Detectives from Scotland Yard's homicide command face huge difficulties in examining all the paperwork that details the inquiry into the three-year-old's disappearance in Portugal in 2007. First they will have to wait for all the documentation to be provided by the Portuguese police, and then all the material must be translated before a team of detectives begins the arduous task of reviewing the whole inquiry. They will also review all the files from police in Leicestershire, the McCann's home force which provided some support to the Portuguese, and those of private investigators who have been working on behalf of the family for the past four years.
    Scotland Yard have begun an exercise to work out what size team should be involved in the Madeleine review. It is likely to include detectives from the child homicide unit at the Yard.
    The prime minister's decision to order the Met to review the case was criticised by some politicians.
    Labour peer Lord Harris of Haringey told the PoliticsHome website that he had worries about the way Cameron and the Home Office had behaved.
    "It raises very big questions about political direction of the police," said Harris. "Of course it goes without saying that this is a very heart-breaking case, but what we are looking at is a case where the Met has no direct responsibility.
    "There is clearly an issue about the resources being used and are they in effect saying that the Met is the default investigator for every case in the world involving a British citizen?
    "It's not just a question of direct costs, it's a question of opportunity costs too. Our detective capacity is limited as it is."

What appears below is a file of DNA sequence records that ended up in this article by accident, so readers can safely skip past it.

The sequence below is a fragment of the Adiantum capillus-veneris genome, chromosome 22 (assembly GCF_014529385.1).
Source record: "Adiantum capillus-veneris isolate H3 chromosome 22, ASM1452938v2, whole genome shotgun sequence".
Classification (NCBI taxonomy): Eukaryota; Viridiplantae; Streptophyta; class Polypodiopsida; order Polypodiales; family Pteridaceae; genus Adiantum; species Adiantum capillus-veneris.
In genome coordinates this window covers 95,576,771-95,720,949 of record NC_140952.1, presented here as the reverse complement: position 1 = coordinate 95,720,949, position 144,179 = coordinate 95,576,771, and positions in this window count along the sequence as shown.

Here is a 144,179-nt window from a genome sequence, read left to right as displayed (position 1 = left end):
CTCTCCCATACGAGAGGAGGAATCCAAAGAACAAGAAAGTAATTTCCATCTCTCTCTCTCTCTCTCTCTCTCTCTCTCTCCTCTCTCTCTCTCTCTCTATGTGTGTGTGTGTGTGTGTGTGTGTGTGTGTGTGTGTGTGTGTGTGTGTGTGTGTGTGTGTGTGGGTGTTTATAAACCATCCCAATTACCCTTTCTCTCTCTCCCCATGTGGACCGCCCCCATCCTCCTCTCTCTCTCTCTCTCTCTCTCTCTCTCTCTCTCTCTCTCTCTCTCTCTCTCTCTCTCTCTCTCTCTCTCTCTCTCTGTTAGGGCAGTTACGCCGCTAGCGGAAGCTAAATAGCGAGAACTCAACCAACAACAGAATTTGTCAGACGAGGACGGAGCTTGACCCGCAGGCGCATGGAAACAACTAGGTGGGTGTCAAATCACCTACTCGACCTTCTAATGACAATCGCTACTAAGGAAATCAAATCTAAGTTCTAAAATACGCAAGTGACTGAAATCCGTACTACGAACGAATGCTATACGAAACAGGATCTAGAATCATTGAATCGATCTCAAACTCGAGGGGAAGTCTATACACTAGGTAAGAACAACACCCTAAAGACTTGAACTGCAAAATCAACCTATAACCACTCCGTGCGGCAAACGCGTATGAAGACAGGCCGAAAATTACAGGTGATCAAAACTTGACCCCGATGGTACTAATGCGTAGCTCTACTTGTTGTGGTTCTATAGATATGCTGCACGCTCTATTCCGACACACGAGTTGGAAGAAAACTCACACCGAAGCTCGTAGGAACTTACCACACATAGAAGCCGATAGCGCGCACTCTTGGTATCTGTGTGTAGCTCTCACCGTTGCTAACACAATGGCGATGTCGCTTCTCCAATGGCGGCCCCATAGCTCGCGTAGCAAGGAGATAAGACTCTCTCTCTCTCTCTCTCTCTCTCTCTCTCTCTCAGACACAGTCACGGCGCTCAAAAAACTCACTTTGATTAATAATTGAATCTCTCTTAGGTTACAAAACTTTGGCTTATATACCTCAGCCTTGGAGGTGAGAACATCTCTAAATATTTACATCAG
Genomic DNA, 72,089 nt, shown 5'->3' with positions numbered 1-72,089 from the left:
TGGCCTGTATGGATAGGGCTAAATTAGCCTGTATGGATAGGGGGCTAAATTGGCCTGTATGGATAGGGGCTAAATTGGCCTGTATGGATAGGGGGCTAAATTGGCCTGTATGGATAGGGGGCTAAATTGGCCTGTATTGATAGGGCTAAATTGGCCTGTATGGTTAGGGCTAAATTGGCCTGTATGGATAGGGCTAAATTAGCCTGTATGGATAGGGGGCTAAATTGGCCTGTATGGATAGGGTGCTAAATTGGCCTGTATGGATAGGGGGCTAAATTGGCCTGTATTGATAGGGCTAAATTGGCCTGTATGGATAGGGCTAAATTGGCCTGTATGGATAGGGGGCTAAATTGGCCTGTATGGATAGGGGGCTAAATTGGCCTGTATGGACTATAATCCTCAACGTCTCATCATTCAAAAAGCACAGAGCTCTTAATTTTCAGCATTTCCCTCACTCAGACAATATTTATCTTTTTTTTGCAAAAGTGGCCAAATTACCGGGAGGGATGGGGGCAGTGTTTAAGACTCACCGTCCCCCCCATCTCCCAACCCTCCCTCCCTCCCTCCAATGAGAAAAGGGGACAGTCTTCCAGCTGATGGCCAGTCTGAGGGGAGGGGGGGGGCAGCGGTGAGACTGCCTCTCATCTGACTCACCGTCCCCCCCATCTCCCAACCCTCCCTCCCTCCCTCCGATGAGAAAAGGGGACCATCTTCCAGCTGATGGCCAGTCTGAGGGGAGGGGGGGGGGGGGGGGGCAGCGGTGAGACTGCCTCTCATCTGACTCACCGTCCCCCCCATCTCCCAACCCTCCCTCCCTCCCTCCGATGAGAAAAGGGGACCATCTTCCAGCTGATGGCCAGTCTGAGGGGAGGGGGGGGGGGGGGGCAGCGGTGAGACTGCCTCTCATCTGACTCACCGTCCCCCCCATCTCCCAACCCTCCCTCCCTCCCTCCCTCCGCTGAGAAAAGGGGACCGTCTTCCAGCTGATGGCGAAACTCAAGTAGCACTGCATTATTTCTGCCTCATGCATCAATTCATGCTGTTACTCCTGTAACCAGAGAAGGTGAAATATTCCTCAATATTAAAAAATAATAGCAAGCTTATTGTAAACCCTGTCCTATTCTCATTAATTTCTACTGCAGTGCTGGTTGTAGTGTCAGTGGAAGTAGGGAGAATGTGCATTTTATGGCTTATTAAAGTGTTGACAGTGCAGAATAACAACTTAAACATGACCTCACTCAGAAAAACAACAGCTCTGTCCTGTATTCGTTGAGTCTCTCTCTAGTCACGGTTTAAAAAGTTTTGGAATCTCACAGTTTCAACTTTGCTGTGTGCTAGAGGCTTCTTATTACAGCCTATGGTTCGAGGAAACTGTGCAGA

The prime minister's official spokesman said that Cameron and Theresa May had asked the Met to review the evidence in response to a request by the McCann family because of the "exceptional" nature of the case.
    "There has been a huge amount of public interest in this case since it began, Madeleine McCann has been missing for a long time, there is the international dimension," the spokesman said.
    "The prime minister has been clear that he wants to do everything he can to support the family."
    The spokesman denied that Cameron and May had been directing police on an operational matter.
    "It was done at the request of the home secretary. It was agreed by Sir Paul Stephenson. That is not a direction," he said.
    Scotland Yard has had some high-profile success in solving cases which at first sight seemed intractable. After 16 years a new investigation of the Rachel Nickell murder led in 2008 to her killer Robert Napper being brought to justice following a DNA breakthrough.
    It was a review by a senior homicide detective of all the evidence gathered in an investigation into a serial rapist in south London that led to the conviction of Kirk Reid in 2009. After eight years in which no one had been arrested for scores of rapes it took the detective just a few hours with the paperwork to identify Reid as the main suspect. Five days later he had matched his DNA to two of the assaults and Reid was finally brought to justice.
    The approach in the Madeleine review will be the same as in any re-examination of cases in the UK, a police source said. "What we do is painstakingly look at all the evidence, the paperwork, the CCTV, any suspects who came to light and were investigated. Sometimes it takes fresh eyes to see what was always there."